Friday, April 4, 2014

Blogging from A - Z Challenge: April 4 D

D is for Delta of Venus

The following story is related by Anais Nin herself in the Preface to Delta of Venus. It is one of my favorite writer’s stories. I have poorly paraphrased it here, but I have copied exactly as she did, the letter she wrote to the collector below the story.

I hope you enjoy it as much as I do.

The Collector:

When Anais Nin was in Paris, the heady days when Henry Miller was her lover, none of them were published and all they did was drink their money away and talk about literature.
 Henry made a little money from writing erotica.
Apparently, he didn't like this job, felt it reduced and demeaned his work, but he had forged a relationship with a man he only knew as “The Collector” who paid handsomely for the words. Needing money, Henry wrote, the only specifications he had were to keep the description to a minimum and stay as close to the facts of sexual congress as possible.

Anais Nin, naturally became fascinated with this collector, and offered to write for him herself. It was agreed that she would be paid the same amount for her erotica (rather astonishing when you think about the way women and men still get paid today) and so she embraced this and sent The Collector one hundred pages.

She was paid one hundred dollars for her trouble, with only one instruction: Less poetry, be specific.
She took to writing again, more when her irresponsible writer friends needed money and the result was always the same; handsome payment with the instruction, Less poetry, more specific.

Fascinated by The Collector, soon all the friends started to write, but being literary types, all of them felt hampered by the fact that they were not allowed to write anything other than the specifics of intercourse. Anais Nin joked that the dryness of the collectors work, by necessity fed the beauty of the other writing they engaged in, the work around the work, because they felt so bereft having to write about sex in such a meaningless, cold and calculated way. All of them, male and female felt the same, stripped of their humanity when writing for him, filled with the vibrancy of love and life when they wrote for themselves.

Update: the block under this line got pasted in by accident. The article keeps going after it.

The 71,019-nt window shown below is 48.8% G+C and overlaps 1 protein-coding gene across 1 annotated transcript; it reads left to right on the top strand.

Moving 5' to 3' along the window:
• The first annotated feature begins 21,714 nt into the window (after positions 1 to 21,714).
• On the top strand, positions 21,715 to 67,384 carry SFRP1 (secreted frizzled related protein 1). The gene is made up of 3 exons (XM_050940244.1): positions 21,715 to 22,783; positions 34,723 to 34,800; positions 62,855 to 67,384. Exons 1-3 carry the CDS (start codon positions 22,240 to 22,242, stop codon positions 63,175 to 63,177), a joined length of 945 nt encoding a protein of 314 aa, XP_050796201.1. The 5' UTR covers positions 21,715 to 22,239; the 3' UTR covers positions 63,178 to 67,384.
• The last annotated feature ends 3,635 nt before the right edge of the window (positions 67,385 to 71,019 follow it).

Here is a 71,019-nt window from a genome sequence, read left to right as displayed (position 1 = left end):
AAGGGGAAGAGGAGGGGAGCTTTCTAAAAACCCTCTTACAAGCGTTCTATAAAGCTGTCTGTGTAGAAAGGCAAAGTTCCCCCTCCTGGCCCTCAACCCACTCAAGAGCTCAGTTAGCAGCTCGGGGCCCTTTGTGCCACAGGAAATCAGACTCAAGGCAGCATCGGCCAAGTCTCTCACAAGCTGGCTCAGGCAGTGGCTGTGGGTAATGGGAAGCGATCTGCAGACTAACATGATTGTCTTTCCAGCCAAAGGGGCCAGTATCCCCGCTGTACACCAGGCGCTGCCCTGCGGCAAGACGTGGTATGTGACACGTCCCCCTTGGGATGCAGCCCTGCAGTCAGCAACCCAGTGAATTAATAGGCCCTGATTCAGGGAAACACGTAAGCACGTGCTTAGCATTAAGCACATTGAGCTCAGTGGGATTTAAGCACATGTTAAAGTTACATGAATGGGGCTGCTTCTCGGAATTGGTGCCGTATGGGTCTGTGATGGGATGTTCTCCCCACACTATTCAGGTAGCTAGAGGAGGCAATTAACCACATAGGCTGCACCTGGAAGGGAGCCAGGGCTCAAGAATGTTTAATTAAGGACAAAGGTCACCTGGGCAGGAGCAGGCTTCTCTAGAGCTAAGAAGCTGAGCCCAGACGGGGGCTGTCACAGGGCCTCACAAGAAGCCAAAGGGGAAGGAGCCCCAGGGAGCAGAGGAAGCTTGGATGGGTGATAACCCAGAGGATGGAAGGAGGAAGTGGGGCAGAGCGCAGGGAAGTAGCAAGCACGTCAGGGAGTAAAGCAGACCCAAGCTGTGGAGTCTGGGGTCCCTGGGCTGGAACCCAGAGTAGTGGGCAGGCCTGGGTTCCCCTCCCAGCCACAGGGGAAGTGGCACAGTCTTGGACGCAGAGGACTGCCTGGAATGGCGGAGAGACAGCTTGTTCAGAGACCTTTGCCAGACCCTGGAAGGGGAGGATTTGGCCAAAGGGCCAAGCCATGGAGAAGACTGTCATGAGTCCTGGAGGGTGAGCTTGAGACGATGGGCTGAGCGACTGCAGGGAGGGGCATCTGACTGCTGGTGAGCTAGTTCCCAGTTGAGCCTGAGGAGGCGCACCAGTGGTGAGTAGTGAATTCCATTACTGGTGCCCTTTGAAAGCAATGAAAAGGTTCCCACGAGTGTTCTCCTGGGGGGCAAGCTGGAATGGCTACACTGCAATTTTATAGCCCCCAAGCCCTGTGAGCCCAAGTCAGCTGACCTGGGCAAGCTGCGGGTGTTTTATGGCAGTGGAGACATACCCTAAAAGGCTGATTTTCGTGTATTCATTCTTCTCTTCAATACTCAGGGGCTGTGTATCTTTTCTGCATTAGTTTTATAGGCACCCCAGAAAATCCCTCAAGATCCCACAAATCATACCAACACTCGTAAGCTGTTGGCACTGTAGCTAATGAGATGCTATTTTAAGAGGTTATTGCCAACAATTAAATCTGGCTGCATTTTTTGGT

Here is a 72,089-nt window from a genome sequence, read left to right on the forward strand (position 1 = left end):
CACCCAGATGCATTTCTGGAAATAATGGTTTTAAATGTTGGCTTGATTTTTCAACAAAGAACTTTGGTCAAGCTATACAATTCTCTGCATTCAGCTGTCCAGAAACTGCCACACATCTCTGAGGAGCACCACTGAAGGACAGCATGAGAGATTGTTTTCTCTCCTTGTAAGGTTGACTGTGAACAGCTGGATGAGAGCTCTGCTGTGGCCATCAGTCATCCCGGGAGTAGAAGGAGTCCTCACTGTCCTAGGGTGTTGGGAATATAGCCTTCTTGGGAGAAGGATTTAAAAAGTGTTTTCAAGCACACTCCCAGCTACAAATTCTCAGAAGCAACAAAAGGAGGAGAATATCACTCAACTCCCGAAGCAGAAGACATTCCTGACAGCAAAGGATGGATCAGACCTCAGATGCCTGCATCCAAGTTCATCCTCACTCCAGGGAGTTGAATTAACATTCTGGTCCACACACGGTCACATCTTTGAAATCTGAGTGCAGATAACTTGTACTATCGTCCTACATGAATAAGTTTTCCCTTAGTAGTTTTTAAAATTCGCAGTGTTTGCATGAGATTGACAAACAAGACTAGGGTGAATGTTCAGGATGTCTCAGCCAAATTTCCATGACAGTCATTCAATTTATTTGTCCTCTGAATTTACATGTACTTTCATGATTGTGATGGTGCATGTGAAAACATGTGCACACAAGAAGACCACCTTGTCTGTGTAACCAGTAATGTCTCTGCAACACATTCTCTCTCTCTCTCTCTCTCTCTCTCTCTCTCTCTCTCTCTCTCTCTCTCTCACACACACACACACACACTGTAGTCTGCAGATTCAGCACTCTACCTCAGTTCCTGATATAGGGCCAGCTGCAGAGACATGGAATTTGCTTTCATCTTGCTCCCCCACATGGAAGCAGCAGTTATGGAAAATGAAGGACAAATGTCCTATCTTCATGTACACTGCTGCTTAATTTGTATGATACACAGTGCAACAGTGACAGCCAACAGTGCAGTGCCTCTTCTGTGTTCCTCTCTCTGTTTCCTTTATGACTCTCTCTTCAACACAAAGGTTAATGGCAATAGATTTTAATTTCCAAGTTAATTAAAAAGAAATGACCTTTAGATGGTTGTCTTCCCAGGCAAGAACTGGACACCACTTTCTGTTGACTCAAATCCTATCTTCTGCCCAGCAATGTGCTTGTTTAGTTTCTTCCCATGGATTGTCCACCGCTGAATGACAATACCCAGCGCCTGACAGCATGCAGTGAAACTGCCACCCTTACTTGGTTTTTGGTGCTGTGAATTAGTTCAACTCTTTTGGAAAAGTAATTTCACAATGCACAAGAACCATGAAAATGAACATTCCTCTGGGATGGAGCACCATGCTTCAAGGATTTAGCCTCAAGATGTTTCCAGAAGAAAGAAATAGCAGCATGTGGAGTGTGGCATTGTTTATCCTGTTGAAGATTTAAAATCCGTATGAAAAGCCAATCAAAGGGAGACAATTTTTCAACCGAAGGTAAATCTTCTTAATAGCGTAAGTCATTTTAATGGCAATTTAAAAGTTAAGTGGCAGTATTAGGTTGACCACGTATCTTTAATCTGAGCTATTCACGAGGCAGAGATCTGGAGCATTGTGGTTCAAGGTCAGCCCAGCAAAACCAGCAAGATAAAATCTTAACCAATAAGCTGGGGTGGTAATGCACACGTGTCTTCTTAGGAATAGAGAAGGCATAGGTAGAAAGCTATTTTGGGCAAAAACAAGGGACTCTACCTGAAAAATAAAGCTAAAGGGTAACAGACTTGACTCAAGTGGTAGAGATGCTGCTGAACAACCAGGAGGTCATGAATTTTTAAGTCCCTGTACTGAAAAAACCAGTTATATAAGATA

Then one day, frustrated to the point of rage, Anais Nin wrote the collector the following letter:

“Dear Collector: 
We hate you. Sex loses all its power and magic when it becomes explicit, mechanical, overdone, when it becomes a mechanistic obsession. It becomes a bore. You have taught us more than anyone I know how wrong it is not to mix it with emotion, hunger, desire, lust, whims, caprices, personal ties, deeper relationships that change its color, flavor, rhythms, intensities.

You do not know what you are missing by your microscopic examination of sexual activity to the exclusion of aspects which are the fuel that ignites it. Intellectual, imaginative, romantic, emotional. This is what gives sex its surprising textures, its subtle transformations, its aphrodisiac elements. You are shrinking your world of sensations. You are withering it, starving it, draining its blood.

If you nourished your sexual life with all the excitements and adventures which love injects into sensuality, you would be the most potent man in the world. The source of sexual power is curiosity, passion. You are watching its little flame die of asphyxiation. Sex does not thrive on monotony. Without feeling, inventions, moods, no surprises in bed. Sex must be mixed with tears, laughter, words, promises, scenes, jealousy, envy, all the spices of fear, foreign travel, new faces, novels, stories, dreams, fantasies, music, dancing, opium, wine.

How much do you lose by this periscope at the tip of your sex, when you could enjoy a harem of distinct and never-repeated wonders? No two hairs alike, but you will not let us waste words on a description of hair; no two odors, but if we expand on this you cry Cut the Poetry. No two skins with the same texture, and never the same light, temperature, shadows, never the same gesture; for a lover, when he is aroused by true love, can run the gamut of centuries of love lore. What a range, what changes of age, what variations of maturity and innocence, perversity and art...

We have sat around for hours and wondered how you look. If you have closed your senses upon silk, light color, odor, character, temperament, you must be by now completely shriveled up. There are so many minor senses, all running like tributaries into the mainstream of sex, nourishing it. Only the united beat of sex and heart together can create ecstasy.”

I thought that was worth repeating.  


  1. I have to get a copy of these books. I never heard of them!

    1. Oh Krystol - You must. Anais Nin is one of the great inspirations for contemporary erotica writers. Hire the film "Henry and June" also. Its a very accurate portrait of Anais Nins affair with Henry Miller and her affair with his wife June. If you like that, which I have a strong feeling you will, you will love the books.